Hundreds of mourners attended the funeral of a Second World War RAF veteran who died with no living relatives after an online appeal went viral.
Crowds poured into the service held yesterday for Leonard John King who died aged 94 in Southend-on-Sea, Essex.
Members of the Royal British Legion standard bearers escorted the hearse into the crematorium and his Union Jack-draped coffin was carried in by pall bearers.
A bugler also attended, along with locals, bikers and other uniformed mourners.
Mr King served in the RAF’s No 23 Squadron and flew a de Havilland Mosquito during the war.
After the conflict he never married or had children, setting up an electronics company with a fellow RAF serviceman, where he invented a device that allowed deep sea divers to communicate.
Michele Turner-Everett, the divisional secretary of Southend and Rochford SSAFA, said: ‘It is incredibly sad when a veteran dies with no friends or family to celebrate their life and service to our country.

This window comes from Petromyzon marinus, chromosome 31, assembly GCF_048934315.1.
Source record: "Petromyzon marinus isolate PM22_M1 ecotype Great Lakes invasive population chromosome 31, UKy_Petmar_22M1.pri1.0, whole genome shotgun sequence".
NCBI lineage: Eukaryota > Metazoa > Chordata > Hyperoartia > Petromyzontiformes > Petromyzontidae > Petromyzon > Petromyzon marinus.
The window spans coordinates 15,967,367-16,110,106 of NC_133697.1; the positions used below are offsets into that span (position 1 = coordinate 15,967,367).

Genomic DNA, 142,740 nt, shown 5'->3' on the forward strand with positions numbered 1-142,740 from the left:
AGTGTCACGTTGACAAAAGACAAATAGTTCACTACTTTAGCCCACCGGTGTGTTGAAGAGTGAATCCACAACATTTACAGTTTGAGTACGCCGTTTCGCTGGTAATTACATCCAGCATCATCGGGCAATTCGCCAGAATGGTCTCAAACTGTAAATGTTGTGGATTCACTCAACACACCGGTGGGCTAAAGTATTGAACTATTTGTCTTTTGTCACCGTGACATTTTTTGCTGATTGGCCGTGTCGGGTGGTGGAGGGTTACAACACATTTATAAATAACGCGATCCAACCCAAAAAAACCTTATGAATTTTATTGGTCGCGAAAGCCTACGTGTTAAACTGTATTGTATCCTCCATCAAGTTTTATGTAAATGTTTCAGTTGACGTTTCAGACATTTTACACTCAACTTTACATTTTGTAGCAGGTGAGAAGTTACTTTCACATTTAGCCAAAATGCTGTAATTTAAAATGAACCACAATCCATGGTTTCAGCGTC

‘After hearing about the funeral for RAF veteran Leonard John King, SSAFA Southend arranged for a bugler and flag bearer to attend to ensure our respects were paid to this brave man.
‘We were honoured to be able to help ensure Mr King had a fitting celebration of his life.’
Speaking before yesterday’s service in Southend-on-Sea, Essex, his carer Karen Tuck, said: ‘This brave man lived in his house alone until four weeks before his death.
‘He had no family or real friends to speak of. I was his carer for many years and have put together a funeral for him.
‘I’m trying to get as many people to come show our respects to this great man as possible.’
She added: ‘If anyone could attend his final farewell it would be lovely. He was a very special man.’
Slideshow: World War II in 100 powerful pictures (Provided by Microsoft GES)